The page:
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"Metropolitan America and Racism,"

by John O. Calmore July/August 1993 issue of Poverty & Race

In 1987, more than 75% of America's municipalities had less than 5,000 people. In white suburban areas, 86% of whites live in areas where less than 1% of the population is Black. In 1986, 27.5% of Black students and 30% of Latino students-were enrolled in the 25 largest central-city school districts, while only 3.3% of white students were enrolled in these districts. That is, 96.7% of white school children are educated outside of these problematic central city-school districts.

Over twenty years ago, urban policy-makers sought to construct a coherent reorganizational framework that would establish greater parity between needs and resources. Then, as now, there were seemingly insurmountable barriers to metropolitan reform.

Racism-not race, not poverty-is the root and branch of an American society divided against itself. Racism explains more completely than any other variable the structural urban inequality, economic subjugation, spatial containment, and human expendability that afflict so many inner-city dwellers who are primarily Black. Racism's forms and expressions change over time and in response to struggle as this process of subordination continues to plague America.

Racism is a virus that affects the nation's societal organization. By "societal organization" I mean William J.
Wilson's reference to "the working arrangements of society, including those that have emanated from previous arrangements, that specifically involve processes of ordering relations and actions with respect to given social ends, and that represent the material outcomes of those processes." Statuses, roles, values, and norms are necessarily affected by the virus. I fear there is no cure.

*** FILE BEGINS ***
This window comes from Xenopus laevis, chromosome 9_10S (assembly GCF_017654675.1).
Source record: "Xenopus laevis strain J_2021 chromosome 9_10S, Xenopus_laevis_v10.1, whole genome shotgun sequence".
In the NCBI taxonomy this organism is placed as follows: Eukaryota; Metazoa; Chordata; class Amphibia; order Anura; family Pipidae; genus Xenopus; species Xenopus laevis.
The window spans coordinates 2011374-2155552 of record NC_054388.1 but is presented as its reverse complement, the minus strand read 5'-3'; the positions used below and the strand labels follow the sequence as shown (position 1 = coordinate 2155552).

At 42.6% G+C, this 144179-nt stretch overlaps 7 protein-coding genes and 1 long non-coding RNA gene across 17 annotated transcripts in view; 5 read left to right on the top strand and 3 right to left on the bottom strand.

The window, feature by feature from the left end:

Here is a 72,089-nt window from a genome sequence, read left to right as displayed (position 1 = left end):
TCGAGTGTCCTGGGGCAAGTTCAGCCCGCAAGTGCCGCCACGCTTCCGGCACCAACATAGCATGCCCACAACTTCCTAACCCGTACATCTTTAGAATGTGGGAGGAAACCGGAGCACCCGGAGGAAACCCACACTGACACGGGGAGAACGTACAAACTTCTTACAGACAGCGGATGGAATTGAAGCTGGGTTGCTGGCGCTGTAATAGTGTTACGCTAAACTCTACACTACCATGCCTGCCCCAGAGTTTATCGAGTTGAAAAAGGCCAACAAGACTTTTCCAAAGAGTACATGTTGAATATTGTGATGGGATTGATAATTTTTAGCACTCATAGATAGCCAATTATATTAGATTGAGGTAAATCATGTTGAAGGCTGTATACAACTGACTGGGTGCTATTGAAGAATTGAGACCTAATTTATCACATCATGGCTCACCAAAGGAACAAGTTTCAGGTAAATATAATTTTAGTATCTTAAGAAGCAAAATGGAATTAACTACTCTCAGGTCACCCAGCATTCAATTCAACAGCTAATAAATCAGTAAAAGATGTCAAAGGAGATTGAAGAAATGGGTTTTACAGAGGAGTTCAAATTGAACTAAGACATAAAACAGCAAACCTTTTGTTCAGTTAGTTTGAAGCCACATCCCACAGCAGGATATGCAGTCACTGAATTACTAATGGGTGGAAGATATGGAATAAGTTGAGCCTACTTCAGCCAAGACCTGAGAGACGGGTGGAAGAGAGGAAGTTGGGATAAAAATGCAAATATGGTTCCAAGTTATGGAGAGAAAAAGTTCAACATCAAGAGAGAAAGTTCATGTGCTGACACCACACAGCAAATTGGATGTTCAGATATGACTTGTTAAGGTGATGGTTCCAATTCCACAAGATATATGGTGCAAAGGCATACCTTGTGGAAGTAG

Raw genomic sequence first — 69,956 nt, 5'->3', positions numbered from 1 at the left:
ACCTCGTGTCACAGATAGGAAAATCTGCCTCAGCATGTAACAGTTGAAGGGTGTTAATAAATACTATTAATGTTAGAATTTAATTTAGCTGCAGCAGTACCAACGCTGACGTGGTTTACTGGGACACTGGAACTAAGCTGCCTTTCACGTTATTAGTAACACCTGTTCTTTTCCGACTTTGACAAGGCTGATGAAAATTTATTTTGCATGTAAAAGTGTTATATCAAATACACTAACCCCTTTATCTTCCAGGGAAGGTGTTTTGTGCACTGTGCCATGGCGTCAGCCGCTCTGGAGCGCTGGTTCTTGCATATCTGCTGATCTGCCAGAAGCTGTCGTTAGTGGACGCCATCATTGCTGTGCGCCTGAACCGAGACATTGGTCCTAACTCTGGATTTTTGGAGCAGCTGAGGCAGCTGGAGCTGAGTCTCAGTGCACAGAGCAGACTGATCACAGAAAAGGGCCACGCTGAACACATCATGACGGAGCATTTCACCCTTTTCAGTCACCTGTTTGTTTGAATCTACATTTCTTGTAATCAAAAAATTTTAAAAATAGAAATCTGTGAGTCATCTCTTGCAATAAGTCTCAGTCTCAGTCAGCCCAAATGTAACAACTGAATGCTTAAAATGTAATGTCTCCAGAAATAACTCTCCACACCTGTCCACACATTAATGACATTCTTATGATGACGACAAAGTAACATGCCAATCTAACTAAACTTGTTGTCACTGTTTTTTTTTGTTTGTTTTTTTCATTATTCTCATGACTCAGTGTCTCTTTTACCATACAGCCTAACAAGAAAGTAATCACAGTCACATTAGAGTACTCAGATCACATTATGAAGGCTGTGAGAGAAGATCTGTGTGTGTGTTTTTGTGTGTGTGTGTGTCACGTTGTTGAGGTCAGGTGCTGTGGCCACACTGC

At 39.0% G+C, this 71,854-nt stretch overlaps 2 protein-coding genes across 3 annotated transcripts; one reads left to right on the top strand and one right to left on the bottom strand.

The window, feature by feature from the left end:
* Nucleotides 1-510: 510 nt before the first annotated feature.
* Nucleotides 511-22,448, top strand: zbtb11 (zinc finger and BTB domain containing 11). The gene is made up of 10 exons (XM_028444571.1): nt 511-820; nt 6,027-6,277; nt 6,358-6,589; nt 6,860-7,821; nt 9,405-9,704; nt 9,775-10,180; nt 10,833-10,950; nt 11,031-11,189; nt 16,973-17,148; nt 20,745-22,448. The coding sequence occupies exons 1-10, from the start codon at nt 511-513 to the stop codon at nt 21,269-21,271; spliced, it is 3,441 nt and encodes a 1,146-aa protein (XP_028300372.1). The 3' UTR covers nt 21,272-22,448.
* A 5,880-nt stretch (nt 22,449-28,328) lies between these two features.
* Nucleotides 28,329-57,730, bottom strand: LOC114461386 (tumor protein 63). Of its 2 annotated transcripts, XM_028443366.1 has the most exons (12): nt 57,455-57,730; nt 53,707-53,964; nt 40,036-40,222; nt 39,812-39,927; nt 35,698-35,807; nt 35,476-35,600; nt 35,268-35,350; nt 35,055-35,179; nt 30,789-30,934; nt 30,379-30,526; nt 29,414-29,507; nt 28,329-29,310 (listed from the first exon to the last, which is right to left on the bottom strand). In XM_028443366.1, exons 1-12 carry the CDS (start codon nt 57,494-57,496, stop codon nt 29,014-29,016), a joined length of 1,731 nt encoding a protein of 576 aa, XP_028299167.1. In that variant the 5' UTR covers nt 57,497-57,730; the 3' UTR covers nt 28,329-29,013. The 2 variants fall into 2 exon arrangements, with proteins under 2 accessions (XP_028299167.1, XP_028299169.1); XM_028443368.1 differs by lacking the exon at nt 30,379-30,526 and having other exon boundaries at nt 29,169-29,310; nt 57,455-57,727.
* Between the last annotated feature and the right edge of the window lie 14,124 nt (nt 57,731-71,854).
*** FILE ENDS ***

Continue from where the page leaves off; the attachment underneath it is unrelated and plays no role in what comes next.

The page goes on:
America's racism is now state of the art. It reflects a picaresque genius that causes many to see it as having virtually disappeared. Does anyone sincerely believe we live in a color-blind world? This race-neutrality is correctly characterized by Patricia Williams as "racism in drag." The consequences of racism are instead seen as bad luck, personal irresponsibility, acts of nature, or divine will.

Within a few years of the 1968 Kerner Commission Report, concluding that white institutions were fundamentally responsible for urban racial inequality, there developed a totally different dominant understanding, the myth that the Black community itself was responsible for its own problems, and significant governmental action was no longer necessary or proper. As Gary Orfield and Carole Askinaze note in their recent study of metropolitan Atlanta: " [T]he perception of the late 1960s that America faced a fundamental racial crisis was replaced by the belief that everything reasonable had been done and that, in fact, policies had often gone so far as to be unfair to whites."

This mythology continues to contradict and distort. A few weeks ago, Richard Riordan defeated Michael Woo in the race for mayor of Los Angeles. Los Angeles is a city with 3,485,000 people: 13% African American, 37% Anglo, 9% Asian/ Pacific Islander, and 39% Latino. Within this multicultural mix, 85% of those who voted for Riodan were Anglo. The New York Times reported that Riordan voters indicated by a 2-to-1 ratio that "the problems of minorities and the inner city are problems of personal responsibility rather than problems of racism and economic imbalance, while Woo voters said exactly the opposite by the same 2-to-1 ratio."

In Los Angeles, Blacks are far from the mainstream in their electoral politics; Woo captured 86% of the Black vote. Among other groups, Asians voted 69% for Woo, Latinos 57% for Woo, and Jews 51% for Woo. San Fernando Valley represents Los Angeles' suburb within the city. It accounted for 44% of the city's vote. The new mayor will speak primarily as the voice of the white San Fernando Valley. Although Latinos make up 33% of the Valley, the electorate remains white, suburban and conservative; in the primary election for mayor, while 85% of the Anglos voted, only 7% of the Latinos voted. The predominant Valley perspecive on local government since the 1920s has been that its residents pay a disproportionate amount of taxes while receiving less than their fair share of city services.